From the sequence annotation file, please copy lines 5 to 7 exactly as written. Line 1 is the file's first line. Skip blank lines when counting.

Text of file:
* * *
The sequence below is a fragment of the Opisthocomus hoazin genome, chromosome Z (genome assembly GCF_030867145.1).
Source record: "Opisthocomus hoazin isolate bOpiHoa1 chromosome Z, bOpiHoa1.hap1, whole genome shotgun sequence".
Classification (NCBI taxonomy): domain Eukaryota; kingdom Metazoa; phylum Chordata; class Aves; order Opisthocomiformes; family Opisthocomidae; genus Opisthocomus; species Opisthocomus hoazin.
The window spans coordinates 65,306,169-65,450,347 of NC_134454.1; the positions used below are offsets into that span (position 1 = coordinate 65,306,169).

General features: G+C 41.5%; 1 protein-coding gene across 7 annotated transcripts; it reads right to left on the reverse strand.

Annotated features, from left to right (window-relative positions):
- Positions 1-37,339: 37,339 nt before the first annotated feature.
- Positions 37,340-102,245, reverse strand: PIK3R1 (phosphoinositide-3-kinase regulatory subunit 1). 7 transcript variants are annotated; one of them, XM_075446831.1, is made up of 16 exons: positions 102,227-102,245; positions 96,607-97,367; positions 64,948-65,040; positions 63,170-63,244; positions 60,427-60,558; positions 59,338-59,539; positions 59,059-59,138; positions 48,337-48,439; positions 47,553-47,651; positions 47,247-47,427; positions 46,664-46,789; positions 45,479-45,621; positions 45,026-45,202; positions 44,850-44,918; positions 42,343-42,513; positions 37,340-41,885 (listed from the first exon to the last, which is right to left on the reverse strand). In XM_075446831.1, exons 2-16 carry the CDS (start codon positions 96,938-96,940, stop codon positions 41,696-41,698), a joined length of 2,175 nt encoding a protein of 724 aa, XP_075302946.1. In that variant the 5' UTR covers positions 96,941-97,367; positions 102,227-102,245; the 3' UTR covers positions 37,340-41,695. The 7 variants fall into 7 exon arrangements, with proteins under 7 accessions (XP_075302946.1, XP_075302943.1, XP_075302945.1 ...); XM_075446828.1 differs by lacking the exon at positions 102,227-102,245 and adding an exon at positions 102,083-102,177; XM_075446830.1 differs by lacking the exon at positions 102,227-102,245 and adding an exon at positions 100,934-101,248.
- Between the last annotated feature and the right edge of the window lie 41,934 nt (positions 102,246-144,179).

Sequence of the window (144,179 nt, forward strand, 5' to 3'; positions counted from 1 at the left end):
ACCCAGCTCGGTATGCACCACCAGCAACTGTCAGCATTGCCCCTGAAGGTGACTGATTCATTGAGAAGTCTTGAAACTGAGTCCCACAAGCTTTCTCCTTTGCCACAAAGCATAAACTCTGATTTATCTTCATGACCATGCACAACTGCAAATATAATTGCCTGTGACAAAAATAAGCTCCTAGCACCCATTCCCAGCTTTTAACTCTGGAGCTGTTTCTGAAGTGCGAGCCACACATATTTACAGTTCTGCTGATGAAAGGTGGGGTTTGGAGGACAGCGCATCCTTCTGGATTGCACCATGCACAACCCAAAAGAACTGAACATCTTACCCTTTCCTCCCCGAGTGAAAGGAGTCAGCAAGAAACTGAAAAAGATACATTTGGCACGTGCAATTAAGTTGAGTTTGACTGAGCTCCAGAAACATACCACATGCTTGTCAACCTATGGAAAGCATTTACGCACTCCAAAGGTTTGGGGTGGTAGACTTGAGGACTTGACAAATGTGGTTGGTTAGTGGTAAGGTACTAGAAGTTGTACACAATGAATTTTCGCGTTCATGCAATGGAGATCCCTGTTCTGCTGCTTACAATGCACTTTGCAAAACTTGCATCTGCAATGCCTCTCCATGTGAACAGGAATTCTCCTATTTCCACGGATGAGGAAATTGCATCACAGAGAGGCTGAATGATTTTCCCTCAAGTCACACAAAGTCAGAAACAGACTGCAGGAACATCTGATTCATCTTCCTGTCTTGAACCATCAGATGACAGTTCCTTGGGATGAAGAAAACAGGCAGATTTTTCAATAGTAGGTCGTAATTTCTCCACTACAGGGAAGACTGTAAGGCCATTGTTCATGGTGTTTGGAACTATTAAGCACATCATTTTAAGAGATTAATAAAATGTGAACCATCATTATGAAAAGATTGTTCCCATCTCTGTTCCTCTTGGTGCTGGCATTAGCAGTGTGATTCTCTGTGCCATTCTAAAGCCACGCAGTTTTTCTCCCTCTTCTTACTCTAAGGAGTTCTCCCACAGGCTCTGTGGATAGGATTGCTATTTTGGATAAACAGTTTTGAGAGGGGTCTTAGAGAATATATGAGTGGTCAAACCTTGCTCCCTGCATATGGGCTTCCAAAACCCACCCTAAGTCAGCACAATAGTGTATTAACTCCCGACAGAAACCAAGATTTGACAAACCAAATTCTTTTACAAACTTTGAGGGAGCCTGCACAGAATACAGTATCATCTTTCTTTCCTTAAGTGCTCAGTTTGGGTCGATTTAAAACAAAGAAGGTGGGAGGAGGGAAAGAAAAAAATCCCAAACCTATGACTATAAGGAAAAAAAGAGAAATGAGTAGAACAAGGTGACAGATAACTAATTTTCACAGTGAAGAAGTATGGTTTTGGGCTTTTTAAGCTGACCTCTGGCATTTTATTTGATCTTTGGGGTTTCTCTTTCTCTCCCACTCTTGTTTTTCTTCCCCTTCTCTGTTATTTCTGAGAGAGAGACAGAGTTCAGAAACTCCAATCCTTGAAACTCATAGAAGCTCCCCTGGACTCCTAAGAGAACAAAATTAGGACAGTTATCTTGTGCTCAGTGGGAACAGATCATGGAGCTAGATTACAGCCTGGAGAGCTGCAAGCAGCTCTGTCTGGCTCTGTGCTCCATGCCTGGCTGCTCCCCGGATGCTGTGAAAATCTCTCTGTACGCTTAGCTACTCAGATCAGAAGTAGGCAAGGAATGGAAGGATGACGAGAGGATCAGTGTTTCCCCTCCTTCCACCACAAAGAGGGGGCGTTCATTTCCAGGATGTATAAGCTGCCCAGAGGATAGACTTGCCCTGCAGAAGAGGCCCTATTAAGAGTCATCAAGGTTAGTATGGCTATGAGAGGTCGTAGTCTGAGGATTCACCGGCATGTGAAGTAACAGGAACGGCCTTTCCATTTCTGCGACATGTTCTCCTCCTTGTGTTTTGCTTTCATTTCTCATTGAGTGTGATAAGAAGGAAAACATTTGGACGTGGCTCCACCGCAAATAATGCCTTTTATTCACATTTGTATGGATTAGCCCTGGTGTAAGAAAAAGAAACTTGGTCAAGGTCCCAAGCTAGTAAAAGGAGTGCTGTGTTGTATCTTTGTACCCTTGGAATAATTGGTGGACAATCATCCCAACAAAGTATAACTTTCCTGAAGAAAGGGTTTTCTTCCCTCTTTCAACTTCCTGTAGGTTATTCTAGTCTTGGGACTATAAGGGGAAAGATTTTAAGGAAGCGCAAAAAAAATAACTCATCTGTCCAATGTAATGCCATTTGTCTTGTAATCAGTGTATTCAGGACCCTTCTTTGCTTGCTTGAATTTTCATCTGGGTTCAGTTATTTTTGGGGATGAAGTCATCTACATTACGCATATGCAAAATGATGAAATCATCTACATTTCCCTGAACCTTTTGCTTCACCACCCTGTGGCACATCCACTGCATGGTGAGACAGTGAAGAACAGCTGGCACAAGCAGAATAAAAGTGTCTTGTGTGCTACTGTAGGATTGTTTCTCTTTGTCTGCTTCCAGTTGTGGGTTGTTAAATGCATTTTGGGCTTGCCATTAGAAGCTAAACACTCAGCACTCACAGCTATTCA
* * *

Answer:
General features: G+C 41.5%; 1 protein-coding gene across 7 annotated transcripts; it reads right to left on the reverse strand.

Annotated features, from left to right (window-relative positions):
- Positions 1-37,339: 37,339 nt before the first annotated feature.